MacBeth A Novel by A. J. Hartley & David Hewson
Audiobook Published by: Audible.com
Published on: June 2011
Narrator: Alan Cummings
Audiobook Length: 9 hours 45 minutes
My Reading Format: Audiobook purchased from Audible.com.
Available Formats: Audiobook only
As the title suggests, MacBeth A Novel is a novelization of Shakespeare’s MacBeth. Per the author’s introduction, the setting was changed to match the place in which the historical figures lived. All of the main characters are present as well as many new supporting characters used to help flesh out the main characters as well as provide details on those events that happened off stage in the play.
I can’t remember if it was the result of an email or a chance sighting of the page on Audible.com, but as soon as I saw the article about the making of MacBeth A Novel along with the video with Alan Cummings, I was sold. I purchased it immediately. I hadn’t had a chance to begin listening yet when the latest issue of AudioFile Magazine arrived also featuring Alan Cummings. As soon as I finished See A Little Light, my current listen, I could wait no longer. The audiobook began with a short introduction by the author and then came Cummings’ Scottish brogue. I was entranced. It was good that I’m quite familiar with the play because there were moments where I was listening to him speak for the sake of the sounds themselves. His voice and his intonations are rich and wonderful. I’d be tempted to pick up anything he were to narrate. There are times when Hollywood actors have let me down in an audiobook setting. No true of Alan Cummings. Spending time with him was audiobook reader’s delight.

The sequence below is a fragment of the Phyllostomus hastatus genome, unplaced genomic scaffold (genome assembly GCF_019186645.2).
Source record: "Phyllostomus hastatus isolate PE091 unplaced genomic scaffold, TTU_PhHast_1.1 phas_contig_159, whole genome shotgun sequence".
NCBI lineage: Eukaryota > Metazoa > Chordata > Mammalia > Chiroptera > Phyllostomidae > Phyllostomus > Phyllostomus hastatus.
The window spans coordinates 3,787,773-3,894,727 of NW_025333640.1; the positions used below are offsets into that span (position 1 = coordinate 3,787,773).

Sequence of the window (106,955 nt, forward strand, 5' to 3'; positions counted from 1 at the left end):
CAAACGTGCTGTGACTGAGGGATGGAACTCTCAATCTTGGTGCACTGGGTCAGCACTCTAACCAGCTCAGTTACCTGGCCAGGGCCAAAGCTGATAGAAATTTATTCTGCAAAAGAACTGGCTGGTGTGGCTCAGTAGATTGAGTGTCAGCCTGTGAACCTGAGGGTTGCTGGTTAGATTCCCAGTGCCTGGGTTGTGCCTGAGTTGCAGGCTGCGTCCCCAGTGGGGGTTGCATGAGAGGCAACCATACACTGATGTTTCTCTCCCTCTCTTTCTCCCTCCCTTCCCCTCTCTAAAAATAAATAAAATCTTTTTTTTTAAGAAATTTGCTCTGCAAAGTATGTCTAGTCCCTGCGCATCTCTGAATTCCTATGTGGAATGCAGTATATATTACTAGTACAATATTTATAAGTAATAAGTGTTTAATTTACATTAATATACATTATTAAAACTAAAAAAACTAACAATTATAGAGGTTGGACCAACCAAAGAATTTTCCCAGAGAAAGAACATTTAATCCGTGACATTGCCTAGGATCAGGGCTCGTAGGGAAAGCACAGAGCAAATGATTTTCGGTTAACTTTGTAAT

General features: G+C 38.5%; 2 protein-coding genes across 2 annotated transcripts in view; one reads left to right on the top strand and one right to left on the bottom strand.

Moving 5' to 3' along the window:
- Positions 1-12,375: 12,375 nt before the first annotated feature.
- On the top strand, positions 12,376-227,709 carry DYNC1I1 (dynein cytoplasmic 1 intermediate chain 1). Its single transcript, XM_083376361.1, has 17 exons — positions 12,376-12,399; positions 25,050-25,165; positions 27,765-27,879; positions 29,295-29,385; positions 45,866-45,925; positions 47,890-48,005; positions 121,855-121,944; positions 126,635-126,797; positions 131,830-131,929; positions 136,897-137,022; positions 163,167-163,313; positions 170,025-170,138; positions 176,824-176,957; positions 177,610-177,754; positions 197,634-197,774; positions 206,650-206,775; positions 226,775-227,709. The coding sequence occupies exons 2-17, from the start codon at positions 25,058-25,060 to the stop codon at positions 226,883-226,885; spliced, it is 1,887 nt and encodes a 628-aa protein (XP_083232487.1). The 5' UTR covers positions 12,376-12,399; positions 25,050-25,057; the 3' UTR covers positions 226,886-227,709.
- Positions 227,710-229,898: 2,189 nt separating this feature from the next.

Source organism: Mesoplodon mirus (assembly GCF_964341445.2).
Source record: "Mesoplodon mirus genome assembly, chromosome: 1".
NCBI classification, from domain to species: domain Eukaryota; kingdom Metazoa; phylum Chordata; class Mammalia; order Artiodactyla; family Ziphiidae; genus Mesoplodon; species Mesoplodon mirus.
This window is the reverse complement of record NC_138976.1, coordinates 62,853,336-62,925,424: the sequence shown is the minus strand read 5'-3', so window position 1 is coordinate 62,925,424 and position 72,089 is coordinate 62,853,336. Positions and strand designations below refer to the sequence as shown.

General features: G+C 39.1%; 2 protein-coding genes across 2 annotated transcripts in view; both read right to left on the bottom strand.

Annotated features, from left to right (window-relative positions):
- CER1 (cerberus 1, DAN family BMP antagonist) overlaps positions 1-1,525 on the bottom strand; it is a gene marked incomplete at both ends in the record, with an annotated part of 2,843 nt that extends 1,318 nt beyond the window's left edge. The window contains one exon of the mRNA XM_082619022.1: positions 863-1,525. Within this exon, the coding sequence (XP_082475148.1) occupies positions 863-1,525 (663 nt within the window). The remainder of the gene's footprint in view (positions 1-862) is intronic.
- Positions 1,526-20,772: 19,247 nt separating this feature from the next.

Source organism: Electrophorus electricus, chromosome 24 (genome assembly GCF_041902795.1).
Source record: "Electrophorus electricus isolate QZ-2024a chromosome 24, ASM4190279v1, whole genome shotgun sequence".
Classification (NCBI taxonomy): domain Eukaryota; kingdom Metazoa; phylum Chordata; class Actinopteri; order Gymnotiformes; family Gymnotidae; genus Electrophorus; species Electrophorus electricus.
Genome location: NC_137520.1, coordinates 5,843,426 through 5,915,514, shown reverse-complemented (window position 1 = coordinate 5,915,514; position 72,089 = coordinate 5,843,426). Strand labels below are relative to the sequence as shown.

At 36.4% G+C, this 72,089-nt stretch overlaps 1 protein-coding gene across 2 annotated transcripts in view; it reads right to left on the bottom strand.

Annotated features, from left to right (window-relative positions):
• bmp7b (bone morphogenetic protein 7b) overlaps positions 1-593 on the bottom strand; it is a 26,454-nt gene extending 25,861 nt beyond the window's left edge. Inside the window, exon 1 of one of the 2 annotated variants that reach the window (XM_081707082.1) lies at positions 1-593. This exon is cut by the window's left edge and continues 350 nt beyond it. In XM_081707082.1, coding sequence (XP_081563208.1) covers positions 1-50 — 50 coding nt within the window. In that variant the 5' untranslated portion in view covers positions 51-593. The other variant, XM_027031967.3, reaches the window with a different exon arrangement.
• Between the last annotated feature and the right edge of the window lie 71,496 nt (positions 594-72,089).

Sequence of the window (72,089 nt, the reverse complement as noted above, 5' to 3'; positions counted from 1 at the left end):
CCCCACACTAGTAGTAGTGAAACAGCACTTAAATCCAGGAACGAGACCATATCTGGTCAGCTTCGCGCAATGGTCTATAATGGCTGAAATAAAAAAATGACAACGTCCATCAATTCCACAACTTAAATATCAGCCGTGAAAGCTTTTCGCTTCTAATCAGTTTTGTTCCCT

I have focused mainly on Alan Cummings, but I was recommend MacBeth A Novel on its own merits as well. I love what the authors did with the weird sisters especially. They were wild, manipulative and without shame. This novel also shed Lady MacBeth in a different light as well. It’s been several years since I’ve read this play, but she has always been more evil to me. I felt she deserved her nightmares following the death of Duncan. The scenes leading up to and including his murder are well done. Lady MacBeth is no less responsible here, but there is something more warm about her. This deeper look into Lady MacBeth and other characters brings home the repercussions of listening to the wrong people.
I think MacBeth A Novel will appeal to a broad spectrum of audiobook fans. It was read by a marvelous narrator and brings the characters to life in a new way. I had no idea at the time, but MacBeth A Novel is only available in audiobook. I think that’s a first for me. I’ll be curious to see if it’s published in print. In the meantime, pick this up with your next credit. If you just couldn’t wait as I couldn’t, experiencing this story through Alan Cummings was worth every penny.